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Enterprise Content Management's BI Flavors

A large amount of overlapping functionality between business intelligence and enterprise content management tools indicates that BI will become an integral part of the ECM framework in coming years, our expert argues.

Enterprise content management (ECM) has always been a bit of a wallflower -- acknowledged as important, but emerging slowly and flourishing most in professional and service-oriented firms where collaboration and knowledge management are paramount. But ECM offers a lot that's beyond the capabilities of most business intelligence systems -- the ability to handle semi-structured data in diverse document formats, team collaboration, support for ad hoc working groups, and knowledge management. All are of growing interest in the world of BI.

The ECM wallflower is blooming with the emergence of four trends in IT:

  • The need to unlock the value in semi-structured and unstructured data sources and add that data to the strong operational and predictive analytics available in structured, BI-based information.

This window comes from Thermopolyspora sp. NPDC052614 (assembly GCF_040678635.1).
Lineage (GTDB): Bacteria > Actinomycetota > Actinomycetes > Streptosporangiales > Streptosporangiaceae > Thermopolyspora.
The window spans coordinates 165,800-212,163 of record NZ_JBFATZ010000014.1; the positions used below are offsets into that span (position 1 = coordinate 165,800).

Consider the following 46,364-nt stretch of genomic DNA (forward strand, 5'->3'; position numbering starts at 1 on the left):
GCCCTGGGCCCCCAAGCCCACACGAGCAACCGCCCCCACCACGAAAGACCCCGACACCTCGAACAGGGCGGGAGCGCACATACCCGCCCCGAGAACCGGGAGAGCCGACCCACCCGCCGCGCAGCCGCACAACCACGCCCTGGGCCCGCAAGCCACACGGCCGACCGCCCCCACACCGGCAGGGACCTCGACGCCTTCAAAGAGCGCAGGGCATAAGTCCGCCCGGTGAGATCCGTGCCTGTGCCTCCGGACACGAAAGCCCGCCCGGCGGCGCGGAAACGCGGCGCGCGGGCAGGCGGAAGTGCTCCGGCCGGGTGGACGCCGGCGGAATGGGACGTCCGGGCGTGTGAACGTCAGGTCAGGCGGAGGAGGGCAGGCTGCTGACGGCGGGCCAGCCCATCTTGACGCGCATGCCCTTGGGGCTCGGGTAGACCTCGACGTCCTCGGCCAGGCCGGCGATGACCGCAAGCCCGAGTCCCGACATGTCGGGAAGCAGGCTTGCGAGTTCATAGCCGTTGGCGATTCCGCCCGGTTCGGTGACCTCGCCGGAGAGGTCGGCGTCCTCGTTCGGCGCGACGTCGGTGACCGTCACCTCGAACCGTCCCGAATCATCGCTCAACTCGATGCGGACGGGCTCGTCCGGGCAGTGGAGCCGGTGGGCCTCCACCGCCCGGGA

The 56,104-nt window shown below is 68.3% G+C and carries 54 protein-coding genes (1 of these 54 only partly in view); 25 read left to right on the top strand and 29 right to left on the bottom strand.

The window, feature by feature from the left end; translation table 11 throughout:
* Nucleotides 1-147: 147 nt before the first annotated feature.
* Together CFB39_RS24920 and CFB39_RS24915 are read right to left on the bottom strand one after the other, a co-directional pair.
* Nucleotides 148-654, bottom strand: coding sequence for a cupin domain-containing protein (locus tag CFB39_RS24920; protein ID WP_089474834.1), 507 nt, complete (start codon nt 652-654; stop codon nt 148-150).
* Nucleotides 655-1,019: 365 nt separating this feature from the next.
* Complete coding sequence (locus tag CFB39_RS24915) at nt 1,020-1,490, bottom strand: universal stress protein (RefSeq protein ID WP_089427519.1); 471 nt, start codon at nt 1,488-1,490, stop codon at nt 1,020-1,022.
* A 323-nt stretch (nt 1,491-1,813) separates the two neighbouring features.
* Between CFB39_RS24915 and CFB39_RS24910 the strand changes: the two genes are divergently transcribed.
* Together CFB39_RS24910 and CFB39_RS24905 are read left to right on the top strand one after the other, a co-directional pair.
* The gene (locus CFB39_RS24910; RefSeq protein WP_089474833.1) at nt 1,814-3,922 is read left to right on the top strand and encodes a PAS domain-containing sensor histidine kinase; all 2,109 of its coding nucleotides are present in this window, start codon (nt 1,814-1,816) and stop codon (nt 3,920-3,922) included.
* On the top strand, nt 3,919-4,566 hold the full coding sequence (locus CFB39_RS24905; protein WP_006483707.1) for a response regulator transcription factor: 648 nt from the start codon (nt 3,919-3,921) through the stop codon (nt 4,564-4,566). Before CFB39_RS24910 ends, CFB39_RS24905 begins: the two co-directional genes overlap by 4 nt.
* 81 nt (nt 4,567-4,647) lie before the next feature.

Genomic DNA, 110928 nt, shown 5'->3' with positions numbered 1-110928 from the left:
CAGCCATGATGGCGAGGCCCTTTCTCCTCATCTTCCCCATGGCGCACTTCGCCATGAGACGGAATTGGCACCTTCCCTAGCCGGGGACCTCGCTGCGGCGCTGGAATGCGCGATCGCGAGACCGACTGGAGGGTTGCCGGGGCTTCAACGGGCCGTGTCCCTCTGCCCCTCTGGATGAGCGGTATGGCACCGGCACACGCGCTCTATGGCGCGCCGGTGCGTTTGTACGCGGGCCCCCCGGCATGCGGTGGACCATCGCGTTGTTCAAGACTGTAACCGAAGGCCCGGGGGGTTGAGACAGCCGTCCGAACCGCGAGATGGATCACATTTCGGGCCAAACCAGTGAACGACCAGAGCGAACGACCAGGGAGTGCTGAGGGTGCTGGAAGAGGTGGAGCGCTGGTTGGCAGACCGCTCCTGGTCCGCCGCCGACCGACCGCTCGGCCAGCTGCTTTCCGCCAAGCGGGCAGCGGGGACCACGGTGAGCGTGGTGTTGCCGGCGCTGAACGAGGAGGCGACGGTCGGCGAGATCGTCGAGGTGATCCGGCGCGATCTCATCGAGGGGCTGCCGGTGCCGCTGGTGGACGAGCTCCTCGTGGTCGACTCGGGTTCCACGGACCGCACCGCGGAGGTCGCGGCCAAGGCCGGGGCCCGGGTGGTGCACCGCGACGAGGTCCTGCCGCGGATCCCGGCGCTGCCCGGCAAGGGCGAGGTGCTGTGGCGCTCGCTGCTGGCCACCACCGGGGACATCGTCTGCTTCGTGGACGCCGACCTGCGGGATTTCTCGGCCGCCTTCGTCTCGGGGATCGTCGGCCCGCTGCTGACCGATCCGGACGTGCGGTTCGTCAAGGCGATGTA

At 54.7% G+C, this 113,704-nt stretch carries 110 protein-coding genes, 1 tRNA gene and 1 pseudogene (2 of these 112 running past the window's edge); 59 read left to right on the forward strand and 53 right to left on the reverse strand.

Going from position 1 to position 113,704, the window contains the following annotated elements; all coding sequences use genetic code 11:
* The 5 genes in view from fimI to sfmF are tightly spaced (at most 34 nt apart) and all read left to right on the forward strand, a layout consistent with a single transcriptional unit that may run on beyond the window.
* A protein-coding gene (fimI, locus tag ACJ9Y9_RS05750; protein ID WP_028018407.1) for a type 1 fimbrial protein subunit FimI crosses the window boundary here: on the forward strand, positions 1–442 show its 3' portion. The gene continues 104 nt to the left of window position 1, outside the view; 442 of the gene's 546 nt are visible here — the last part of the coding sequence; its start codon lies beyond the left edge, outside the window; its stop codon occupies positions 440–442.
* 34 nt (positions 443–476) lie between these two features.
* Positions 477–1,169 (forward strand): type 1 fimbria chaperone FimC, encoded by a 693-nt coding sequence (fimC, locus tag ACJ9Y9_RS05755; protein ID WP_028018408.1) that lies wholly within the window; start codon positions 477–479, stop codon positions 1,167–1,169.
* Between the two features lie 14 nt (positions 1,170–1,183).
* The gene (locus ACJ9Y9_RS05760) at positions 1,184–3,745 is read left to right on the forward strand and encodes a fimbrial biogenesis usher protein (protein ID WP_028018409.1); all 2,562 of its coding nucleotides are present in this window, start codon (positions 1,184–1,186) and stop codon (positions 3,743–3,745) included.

• The need to develop more agile and actionable enterprise-wide views of the organization. Putting in portals is nice, but they're useless if they can't consistently drill down and uncover the data underlying a problem, or if they fail to deliver alerts and warning alarms on a timely basis.
  • The need within enterprise portal views to facilitate both ad hoc and structured collaboration.
  • The need, both for compliance as well as general good management, to deliver single, trusted, reality-based views of the state of the organization, its finances, its product positions, its customer satisfaction profile, and its status with suppliers and partners.

In short, more timely, complete and trusted information is moving toward the head of the class in IT organizations.

ECM goals and services increasingly overlap with what is happening in the world of BI. Several BI vendors are delivering -- through data mining and text analytics -- unstructured and semi-structured data suitable for use in statistical, OLAP, and predictive analysis tools. Vendors are more frequently tapping ECM sources. BI also has been a driving force -- with scorecarding, performance metrics and business activity monitoring (BAM) -- in transforming dashboards and portals into the accepted display and presentation mode within organizations large and small.

Moreover, the business process management (BPM) landscape has many overlaps among BI vendors, application server and middleware providers, and content management suppliers. The cross-platform, open, extensible nature of portals from such vendors as BEA, Cognos, Hyperion, SAS and many others is insurance against proprietary tools that may impose either server- or client-side dependencies to get the most out of a system.

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